And if a star artist dies, you’ve hit the jackpot. The prices of an Adimoolan abstract tripled after his death. Not surprisingly, the art market has become a place to invest and park one’s money in funds introduced by Osian, Edelweiss, and Copal.
In India, some 3,000 or so people invest about Rs.2 million per year in art. With over 200,000 painters and sculptors, the public certainly has a lot of choice. The demand is so high that at a recent exhibition, one painting had the sign ‘wet paint’.
Art auction sites like Saffronart have helped fuel demand since you can sit in your home, type in your credit card details, and just click on the picture. But stars like Akbar Padamsee, Rameshwar Broota and Jehangir Sabvala still evoke a response from us that transcends any commercial value.
The wealthy aristocratic collector of yesteryears may have been joined by the hoi polloi of stockbrokers, professionals and businessmen, but the transformation of a painting into an “asset class” like a share or gold does not necessarily mean that the painting has lost its spirit. Investors can also be collectors.
Third, the commodification argument seems to assume that during a rise in prices, the artist’s spirit is sacrificed at the altar of money. So what happens during a slump?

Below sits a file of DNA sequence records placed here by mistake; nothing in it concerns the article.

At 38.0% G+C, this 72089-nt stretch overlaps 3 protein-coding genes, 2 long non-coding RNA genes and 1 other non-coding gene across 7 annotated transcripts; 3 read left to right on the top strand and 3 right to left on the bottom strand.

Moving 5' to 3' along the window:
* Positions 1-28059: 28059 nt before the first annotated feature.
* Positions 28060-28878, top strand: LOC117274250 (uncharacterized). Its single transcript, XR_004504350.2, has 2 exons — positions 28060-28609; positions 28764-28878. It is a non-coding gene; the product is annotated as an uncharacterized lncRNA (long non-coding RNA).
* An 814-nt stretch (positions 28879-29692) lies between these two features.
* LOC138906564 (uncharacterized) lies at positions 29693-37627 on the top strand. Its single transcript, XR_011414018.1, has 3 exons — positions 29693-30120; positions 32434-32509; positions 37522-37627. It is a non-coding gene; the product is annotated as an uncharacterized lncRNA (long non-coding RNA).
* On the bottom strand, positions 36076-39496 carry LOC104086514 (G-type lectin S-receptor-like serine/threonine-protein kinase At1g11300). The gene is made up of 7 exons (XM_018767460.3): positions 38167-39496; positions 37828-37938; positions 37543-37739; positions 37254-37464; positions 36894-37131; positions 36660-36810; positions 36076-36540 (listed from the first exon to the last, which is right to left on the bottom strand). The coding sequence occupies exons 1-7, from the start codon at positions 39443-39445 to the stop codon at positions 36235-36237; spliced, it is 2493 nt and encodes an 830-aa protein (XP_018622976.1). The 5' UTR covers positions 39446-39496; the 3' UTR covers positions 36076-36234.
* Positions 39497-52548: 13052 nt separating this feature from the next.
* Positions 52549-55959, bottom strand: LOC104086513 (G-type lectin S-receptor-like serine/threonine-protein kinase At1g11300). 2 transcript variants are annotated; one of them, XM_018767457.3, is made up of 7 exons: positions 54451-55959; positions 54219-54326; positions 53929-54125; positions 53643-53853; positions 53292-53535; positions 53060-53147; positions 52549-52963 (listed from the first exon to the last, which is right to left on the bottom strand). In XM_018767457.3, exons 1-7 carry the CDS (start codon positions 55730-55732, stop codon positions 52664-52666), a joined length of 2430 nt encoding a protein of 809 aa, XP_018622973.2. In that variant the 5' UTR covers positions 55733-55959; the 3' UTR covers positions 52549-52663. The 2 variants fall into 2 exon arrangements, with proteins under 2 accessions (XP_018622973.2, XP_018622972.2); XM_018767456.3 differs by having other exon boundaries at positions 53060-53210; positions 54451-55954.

Commodification can fluctuate. The entry of art funds and ordinary investors may have increased the prices, taking it beyond the wallet of a collector, but this is not true during a slump.
Just as in the West, which has seen a rise and fall of art prices (the prices of impressionists have declined precipitously from their highs in the 1990s), the art market in India will also experience a downturn. The effects of the sub-prime crisis and the recession in the US will be felt in the art market, argue some analysts who expect the prices to halve. Others disagree and say that art and wine offer safe havens in uncertain times.
If commodification means that the artist settles for half-solutions, and the investor does not become a collector, then the concerns are valid. Then we lose the process whereby the viewer or buyer as collector sees, touches, and feels the idea that the artist struggles with in a painting.
Krishen Khanna rightly says that to be a collector, you must first fall in love with art. “I would even say, you must resist buying it in the first instance. Let it follow you, tease you, and cajole your senses so much that you start loving it. Then you can resist no more and you will start feeling obsessed by it. Acquisition, then, happens naturally. And because you love it so much, you will also find it difficult to part with it.”
As an investor in an art fund, one could just as well be buying a reliance or HDFC share - one neither sees the object nor hangs it in one’s house. Art, when treated as a mere investment, becomes like lobby music - repetitive, monotonous, soulless. Ultimately all suffer - the artist, the work, and the collector. To reclaim the spirit of art, one cannot just be an investor.
(Shylashri Shankar can be contacted at email@example.com)